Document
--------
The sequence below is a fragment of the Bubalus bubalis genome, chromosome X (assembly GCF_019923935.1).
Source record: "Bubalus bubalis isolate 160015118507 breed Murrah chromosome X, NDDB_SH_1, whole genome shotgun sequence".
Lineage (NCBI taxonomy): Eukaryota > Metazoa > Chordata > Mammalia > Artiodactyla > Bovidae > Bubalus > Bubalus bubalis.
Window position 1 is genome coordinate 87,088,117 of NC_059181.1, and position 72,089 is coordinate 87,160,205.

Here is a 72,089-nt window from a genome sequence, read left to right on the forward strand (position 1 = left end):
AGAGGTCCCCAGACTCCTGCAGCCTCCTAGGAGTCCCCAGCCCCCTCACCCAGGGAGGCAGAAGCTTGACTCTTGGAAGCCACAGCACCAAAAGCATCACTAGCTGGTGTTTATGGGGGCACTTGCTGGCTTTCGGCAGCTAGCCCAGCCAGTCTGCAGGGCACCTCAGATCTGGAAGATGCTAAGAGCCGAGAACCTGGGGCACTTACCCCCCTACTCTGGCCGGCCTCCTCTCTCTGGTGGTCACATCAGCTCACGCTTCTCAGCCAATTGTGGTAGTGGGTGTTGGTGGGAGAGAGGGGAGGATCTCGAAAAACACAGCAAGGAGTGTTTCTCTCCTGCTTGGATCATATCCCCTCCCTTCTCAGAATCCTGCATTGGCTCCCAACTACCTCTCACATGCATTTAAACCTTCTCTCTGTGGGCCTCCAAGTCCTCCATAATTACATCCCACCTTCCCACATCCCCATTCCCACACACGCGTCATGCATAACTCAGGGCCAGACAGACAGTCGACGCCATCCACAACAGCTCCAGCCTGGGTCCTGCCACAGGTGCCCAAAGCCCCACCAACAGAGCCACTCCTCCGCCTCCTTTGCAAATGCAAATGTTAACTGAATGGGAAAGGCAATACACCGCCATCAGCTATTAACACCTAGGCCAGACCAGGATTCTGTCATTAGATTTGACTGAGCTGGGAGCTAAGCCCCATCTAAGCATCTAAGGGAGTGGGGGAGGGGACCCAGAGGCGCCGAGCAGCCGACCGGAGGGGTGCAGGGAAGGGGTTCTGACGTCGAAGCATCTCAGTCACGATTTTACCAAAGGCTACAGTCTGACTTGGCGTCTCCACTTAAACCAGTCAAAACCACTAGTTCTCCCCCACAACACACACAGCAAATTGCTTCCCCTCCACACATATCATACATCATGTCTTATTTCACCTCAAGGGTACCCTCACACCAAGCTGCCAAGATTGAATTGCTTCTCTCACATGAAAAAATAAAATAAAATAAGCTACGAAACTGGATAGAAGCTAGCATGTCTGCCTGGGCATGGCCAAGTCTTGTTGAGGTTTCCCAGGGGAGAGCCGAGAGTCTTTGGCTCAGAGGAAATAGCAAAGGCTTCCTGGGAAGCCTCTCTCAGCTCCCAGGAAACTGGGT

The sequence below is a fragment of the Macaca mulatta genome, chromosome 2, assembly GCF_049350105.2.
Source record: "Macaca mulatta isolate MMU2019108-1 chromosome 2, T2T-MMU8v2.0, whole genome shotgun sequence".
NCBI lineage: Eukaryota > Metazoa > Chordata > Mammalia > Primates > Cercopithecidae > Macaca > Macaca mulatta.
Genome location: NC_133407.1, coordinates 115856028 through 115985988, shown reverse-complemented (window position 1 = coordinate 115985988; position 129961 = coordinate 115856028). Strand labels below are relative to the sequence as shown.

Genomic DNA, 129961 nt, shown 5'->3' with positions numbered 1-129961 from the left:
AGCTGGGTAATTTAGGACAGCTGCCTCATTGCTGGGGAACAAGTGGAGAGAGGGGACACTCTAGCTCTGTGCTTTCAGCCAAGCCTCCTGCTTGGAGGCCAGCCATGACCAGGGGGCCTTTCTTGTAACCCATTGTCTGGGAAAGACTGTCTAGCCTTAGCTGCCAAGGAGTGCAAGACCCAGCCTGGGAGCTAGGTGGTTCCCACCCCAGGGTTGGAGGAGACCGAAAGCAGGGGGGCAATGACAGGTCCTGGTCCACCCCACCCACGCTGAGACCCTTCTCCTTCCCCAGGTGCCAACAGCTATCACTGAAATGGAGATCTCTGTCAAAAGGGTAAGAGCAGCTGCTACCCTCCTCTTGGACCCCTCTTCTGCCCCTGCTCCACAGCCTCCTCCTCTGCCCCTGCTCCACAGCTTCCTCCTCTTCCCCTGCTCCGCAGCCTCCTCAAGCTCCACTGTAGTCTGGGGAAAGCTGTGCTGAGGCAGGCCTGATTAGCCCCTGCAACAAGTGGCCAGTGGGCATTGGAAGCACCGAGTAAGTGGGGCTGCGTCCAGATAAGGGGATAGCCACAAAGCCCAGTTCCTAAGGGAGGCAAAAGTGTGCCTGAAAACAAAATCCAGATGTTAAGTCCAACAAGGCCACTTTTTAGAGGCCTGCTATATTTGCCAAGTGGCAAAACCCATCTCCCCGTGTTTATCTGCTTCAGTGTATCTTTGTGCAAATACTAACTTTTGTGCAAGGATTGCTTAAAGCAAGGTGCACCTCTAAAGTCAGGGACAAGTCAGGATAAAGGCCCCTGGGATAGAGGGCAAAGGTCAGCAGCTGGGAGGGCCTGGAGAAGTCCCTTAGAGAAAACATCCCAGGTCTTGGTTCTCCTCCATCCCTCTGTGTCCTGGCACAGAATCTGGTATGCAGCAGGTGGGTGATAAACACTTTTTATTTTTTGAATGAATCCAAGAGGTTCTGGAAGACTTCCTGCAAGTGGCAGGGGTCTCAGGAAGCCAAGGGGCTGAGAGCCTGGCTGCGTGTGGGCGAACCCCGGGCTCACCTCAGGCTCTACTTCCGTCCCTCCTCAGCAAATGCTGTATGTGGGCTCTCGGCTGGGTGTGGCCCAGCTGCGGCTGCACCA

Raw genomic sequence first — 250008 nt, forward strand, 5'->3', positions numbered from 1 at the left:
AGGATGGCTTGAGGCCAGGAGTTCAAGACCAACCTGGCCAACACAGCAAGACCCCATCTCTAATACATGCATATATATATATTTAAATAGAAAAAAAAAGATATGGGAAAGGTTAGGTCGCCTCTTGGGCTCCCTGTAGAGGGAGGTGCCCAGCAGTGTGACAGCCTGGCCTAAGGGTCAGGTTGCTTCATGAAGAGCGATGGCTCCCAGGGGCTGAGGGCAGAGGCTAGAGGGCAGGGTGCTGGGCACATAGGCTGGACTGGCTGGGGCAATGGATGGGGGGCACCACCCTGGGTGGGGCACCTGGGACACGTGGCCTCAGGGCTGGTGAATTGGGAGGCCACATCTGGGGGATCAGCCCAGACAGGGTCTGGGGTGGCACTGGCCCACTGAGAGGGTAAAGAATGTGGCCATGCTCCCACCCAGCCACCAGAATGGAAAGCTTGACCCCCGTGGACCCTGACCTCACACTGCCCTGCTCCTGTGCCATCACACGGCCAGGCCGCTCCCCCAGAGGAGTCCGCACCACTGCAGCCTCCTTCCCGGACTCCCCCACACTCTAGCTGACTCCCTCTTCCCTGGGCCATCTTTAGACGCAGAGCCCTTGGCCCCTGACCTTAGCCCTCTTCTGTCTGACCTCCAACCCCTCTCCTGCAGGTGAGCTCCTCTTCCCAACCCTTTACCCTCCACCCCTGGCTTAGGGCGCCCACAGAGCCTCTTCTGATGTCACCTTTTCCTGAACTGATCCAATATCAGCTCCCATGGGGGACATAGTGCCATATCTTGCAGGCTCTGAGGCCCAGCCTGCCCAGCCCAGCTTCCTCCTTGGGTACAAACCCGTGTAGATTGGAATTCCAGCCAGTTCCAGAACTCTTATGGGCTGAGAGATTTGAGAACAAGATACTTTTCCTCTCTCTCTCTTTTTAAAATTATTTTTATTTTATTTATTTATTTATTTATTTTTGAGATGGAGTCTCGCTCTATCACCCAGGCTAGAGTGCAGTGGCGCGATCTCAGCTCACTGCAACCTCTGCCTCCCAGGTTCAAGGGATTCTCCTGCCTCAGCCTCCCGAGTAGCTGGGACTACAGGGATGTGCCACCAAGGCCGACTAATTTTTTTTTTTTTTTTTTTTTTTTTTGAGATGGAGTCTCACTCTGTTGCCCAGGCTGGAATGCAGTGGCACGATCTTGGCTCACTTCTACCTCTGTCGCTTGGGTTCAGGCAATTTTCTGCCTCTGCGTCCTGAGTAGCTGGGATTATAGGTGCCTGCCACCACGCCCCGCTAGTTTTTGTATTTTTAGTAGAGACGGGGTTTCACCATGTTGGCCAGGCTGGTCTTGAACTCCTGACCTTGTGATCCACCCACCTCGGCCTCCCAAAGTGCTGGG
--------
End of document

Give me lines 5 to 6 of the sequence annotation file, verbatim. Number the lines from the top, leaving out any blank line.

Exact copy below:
Here is a 72,089-nt window from a genome sequence, read left to right on the forward strand (position 1 = left end):
AGAGGTCCCCAGACTCCTGCAGCCTCCTAGGAGTCCCCAGCCCCCTCACCCAGGGAGGCAGAAGCTTGACTCTTGGAAGCCACAGCACCAAAAGCATCACTAGCTGGTGTTTATGGGGGCACTTGCTGGCTTTCGGCAGCTAGCCCAGCCAGTCTGCAGGGCACCTCAGATCTGGAAGATGCTAAGAGCCGAGAACCTGGGGCACTTACCCCCCTACTCTGGCCGGCCTCCTCTCTCTGGTGGTCACATCAGCTCACGCTTCTCAGCCAATTGTGGTAGTGGGTGTTGGTGGGAGAGAGGGGAGGATCTCGAAAAACACAGCAAGGAGTGTTTCTCTCCTGCTTGGATCATATCCCCTCCCTTCTCAGAATCCTGCATTGGCTCCCAACTACCTCTCACATGCATTTAAACCTTCTCTCTGTGGGCCTCCAAGTCCTCCATAATTACATCCCACCTTCCCACATCCCCATTCCCACACACGCGTCATGCATAACTCAGGGCCAGACAGACAGTCGACGCCATCCACAACAGCTCCAGCCTGGGTCCTGCCACAGGTGCCCAAAGCCCCACCAACAGAGCCACTCCTCCGCCTCCTTTGCAAATGCAAATGTTAACTGAATGGGAAAGGCAATACACCGCCATCAGCTATTAACACCTAGGCCAGACCAGGATTCTGTCATTAGATTTGACTGAGCTGGGAGCTAAGCCCCATCTAAGCATCTAAGGGAGTGGGGGAGGGGACCCAGAGGCGCCGAGCAGCCGACCGGAGGGGTGCAGGGAAGGGGTTCTGACGTCGAAGCATCTCAGTCACGATTTTACCAAAGGCTACAGTCTGACTTGGCGTCTCCACTTAAACCAGTCAAAACCACTAGTTCTCCCCCACAACACACACAGCAAATTGCTTCCCCTCCACACATATCATACATCATGTCTTATTTCACCTCAAGGGTACCCTCACACCAAGCTGCCAAGATTGAATTGCTTCTCTCACATGAAAAAATAAAATAAAATAAGCTACGAAACTGGATAGAAGCTAGCATGTCTGCCTGGGCATGGCCAAGTCTTGTTGAGGTTTCCCAGGGGAGAGCCGAGAGTCTTTGGCTCAGAGGAAATAGCAAAGGCTTCCTGGGAAGCCTCTCTCAGCTCCCAGGAAACTGGGT